Video Vault: Why We Fight

Why We Fight
2005: Eugene Jarecki
PG-13 – 98 minutes
Vault Rating: 10

“Why We Fight” is director Eugene Jarecki’s polemic on America’s predilection toward armed conflict.

It traces the use of the U.S. military from the watershed moment after World War II to the current day. The decision then to reload and maintain standing armies was historically significant for it fueled the beginning of the cold war and laid the foundation of virtually every American conflict (there have been about 36) since.

Why America fights is a question with various answers depending on the many points of view expressed in this, a perfect documentary.

The easy answer is that America fights for freedom. The common man on the street will often toe this line, but many others, starting with President Dwight D. Eisenhower, are skeptical.

“Ike” famously warned of something called the “military-industrial complex” in his farewell address to the nation in 1961. This alignment of corporate, governmental and military needs was getting too big for its britches, thought Eisenhower, and the effects on the democracy might prove dangerous one day.

Jarecki goes about interviewing people all along this powerful nexus, examining the source of its power. He speaks to women on a production line who earn their living making ordinance. He speaks to two stealth fighter pilots who dropped the first bombs (at Dora Farms) in Operation Iraqi Freedom.

Most enlightening are the Pentagon staffers and analysts who describe the “revolving door” of corruption in Washington, D.C. and how weapons systems get adopted by the government. It is noteworthy that those who speak most openly are those who have retired.

“Basically what you do is you come in and you lowball the original estimate,” says former Department of Defense analyst Franklin Spinney. “You over-promise what it’s gonna do and you underestimate the kind of burdens it’s gonna impose. Once the Air Force signs off on it then you start flooding money to as many congressional districts as possible as quickly as possible.”

Chalmers Johnson, who worked at the CIA during Vietnam follows up on this point. “The B-2 bomber has a piece of it made in every single state to make sure that if you ever try to phase that project out, you will get howls from among the most liberal members of congress.”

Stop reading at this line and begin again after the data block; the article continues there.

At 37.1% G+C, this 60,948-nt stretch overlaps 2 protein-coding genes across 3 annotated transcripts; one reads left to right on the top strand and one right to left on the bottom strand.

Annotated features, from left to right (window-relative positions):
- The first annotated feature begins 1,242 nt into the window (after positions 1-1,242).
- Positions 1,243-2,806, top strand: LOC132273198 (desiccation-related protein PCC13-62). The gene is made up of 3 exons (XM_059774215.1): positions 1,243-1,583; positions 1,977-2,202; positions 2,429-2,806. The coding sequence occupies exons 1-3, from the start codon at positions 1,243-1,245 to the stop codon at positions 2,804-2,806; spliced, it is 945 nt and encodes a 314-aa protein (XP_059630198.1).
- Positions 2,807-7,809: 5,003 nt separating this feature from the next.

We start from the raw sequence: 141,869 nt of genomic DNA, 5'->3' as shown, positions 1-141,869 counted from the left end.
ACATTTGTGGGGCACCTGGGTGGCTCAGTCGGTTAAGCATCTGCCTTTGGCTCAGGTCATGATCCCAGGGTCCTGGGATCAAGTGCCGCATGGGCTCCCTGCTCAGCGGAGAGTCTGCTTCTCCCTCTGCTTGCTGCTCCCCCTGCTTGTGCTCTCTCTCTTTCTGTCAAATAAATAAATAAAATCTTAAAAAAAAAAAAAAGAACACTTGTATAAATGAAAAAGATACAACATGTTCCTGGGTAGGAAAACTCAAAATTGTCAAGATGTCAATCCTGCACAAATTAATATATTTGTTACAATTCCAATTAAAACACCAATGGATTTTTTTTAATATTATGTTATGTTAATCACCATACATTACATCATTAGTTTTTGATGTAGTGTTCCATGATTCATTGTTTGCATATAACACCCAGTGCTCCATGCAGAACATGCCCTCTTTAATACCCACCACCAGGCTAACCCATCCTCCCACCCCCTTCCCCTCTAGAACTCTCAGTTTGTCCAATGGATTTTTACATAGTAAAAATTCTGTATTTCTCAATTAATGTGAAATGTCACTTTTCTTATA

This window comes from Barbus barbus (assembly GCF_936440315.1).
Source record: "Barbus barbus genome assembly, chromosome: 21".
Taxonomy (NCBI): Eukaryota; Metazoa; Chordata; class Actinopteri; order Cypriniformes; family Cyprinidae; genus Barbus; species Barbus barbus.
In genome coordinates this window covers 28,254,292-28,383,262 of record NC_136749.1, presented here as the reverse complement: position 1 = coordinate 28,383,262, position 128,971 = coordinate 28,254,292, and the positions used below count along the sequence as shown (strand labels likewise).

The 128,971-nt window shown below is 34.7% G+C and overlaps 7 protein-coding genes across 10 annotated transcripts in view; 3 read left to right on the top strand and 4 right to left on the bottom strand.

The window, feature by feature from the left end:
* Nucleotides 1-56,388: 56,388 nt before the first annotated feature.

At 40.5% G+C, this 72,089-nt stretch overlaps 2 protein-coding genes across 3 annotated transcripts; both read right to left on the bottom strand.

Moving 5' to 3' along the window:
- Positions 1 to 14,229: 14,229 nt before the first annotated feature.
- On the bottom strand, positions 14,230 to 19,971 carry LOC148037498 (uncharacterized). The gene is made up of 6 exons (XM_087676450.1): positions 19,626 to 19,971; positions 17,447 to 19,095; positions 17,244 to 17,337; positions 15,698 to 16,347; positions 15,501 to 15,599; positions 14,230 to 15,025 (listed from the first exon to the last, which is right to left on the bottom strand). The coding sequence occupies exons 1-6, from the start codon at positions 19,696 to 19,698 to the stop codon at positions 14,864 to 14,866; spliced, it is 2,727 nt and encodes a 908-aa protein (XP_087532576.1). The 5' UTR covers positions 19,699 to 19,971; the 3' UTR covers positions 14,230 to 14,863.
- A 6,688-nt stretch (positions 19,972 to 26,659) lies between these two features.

“When you look at the history of the United States,” says Charles Lewis of the Center for Public Integrity, “For almost every president, there is something we don’t like somewhere in the world and we’ve got to dispense military force. This is not about one president or one party. We fight as a nation because we perceive it is in our interest to fight and we then mention words like ‘freedom’ and nice common values … when, in fact, much more has been going on privately.”

The upshot is that America’s defense spending is unparalleled on Earth, spending triple what Russia, China and the entire Axis of Evil spend combined.

“And when war is that profitable,” says Johnson, “I guarantee you’ll see a lot more of it.”

Jarecki takes his cameras to armament shows in D.C. where a KBR huckster is doing magic tricks and shmoozing passers-by. While mothers hold babies on their shoulders, salesmen are talking about the comparative killing power of their weapons. Irony shoots through this film like a tungsten-tipped hollow-point.

Moving personal stories are woven throughout. Jarecki introduces Wilton Sekzer, Vietnam veteran and a retired New York City cop, who grieves the loss of his son on 9/11. He seeks a concrete way of memorializing his son and seizes upon a grisly idea.

Another is the story of William Solomon, age 23, of New York. After the death of his only living kin, his mother, and faced with harsh economic realities, we follow him as he decides to join the army.

“We appeal to people’s self interest and then put them in a position of self sacrifice,” says Spinney, who points out the all-volunteer army was one of the ways the military adapted to failures in Vietnam. “We got out of Vietnam effectively when the lottery started and middle class kids were getting killed.”

Vietnam also taught the Pentagon that it had to control the images of war to maintain popular support for it.